All Inferno sound barriers are equipped with an internal battery and it is this battery that supplies the current (on average 1.2A) when sounding. Unless charging, they do not draw current from outside the sound barrier itself. Charging is on-demand and draws no more than 150mA. The battery is checked every 1.25 seconds to determine if charging is required.
No, not even close. In fact, you'd require 32 standard piezos to generate 125db - the sound pressure generated by a single Intenso sound barrier. The extreme volume of the sound barrier plays but a small part in its effectiveness - the intolerability of the sound owes much more to the dynamic nature of the sound spectrum generated. With its static tones, the piezo is incapable of generating an intolerable tone. In addition, multiple piezos installed in the same location actually begin to cancel each other out and reduce the impact of the sound.
The only really viable option is to wait until the sound barrier stops sounding, then quickly enter the protected area and disarm the alarm system via the normal method. All Inferno sound barriers are by default configured to cease sounding after 3 minutes, at which point they await a new trigger signal.
High quality ear defenders are capable of reducing but not eliminating the intensity of the sound spectrum. Experience from markets abroad show that very few intruders arrive equipped with a form of ear defence. Professional thieves are extremely reluctant to sacrifice the ability to communicate. The illegal nature of their activity makes them feel exposed, isolated and vulnerable to capture - removing their ability to communicate exacerbates these feelings to intolerable levels. The opportunistic or poorly prepared thief would not carry ear defence, and putting one's fingers in one's ears is not conducive to carrying stolen items.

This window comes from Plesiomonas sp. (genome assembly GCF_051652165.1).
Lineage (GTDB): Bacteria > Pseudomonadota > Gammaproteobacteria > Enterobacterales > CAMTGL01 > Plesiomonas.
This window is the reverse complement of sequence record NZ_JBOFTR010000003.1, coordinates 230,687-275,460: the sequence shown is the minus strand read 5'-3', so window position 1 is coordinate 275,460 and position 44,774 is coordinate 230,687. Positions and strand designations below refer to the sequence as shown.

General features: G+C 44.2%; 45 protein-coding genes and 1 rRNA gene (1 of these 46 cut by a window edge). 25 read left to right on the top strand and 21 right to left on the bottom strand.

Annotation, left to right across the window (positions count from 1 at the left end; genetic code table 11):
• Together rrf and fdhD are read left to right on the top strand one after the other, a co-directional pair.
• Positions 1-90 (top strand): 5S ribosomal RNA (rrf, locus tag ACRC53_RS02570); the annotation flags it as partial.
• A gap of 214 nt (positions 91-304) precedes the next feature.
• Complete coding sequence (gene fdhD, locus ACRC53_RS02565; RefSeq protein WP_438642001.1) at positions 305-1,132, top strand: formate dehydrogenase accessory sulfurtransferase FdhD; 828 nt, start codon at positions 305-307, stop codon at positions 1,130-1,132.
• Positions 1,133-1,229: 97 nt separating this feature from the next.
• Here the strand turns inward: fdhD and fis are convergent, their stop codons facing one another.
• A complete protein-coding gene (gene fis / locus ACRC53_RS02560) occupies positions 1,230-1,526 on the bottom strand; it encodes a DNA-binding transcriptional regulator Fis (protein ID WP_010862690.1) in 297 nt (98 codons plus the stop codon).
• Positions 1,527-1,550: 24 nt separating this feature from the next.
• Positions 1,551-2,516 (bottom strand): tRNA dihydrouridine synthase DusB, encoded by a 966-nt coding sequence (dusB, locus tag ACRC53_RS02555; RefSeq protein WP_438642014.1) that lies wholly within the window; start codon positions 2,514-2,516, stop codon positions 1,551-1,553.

Yes. The sound barrier most suitable for residential installations, the Intenso, comes equipped with the ability to delay the sounding by 30 seconds, from the moment the trigger signal is received. In practice, this means that the Inferno will first sound 30 seconds after the existing standard siren sounds - giving the occupants a chance to deactivate the alarm before being themselves exposed to the Inferno. This feature is user-selectable and can be easily altered via the DIP switches inside the sound barrier casing.
Yes. The sound barrier can be configured for this application. It can be activated instantly via either a hard-wired cable with a panic button, and/or a small remote unit similar to a car alarm remote. This configuration is most often utilized in retail premises often targeted by armed intruders.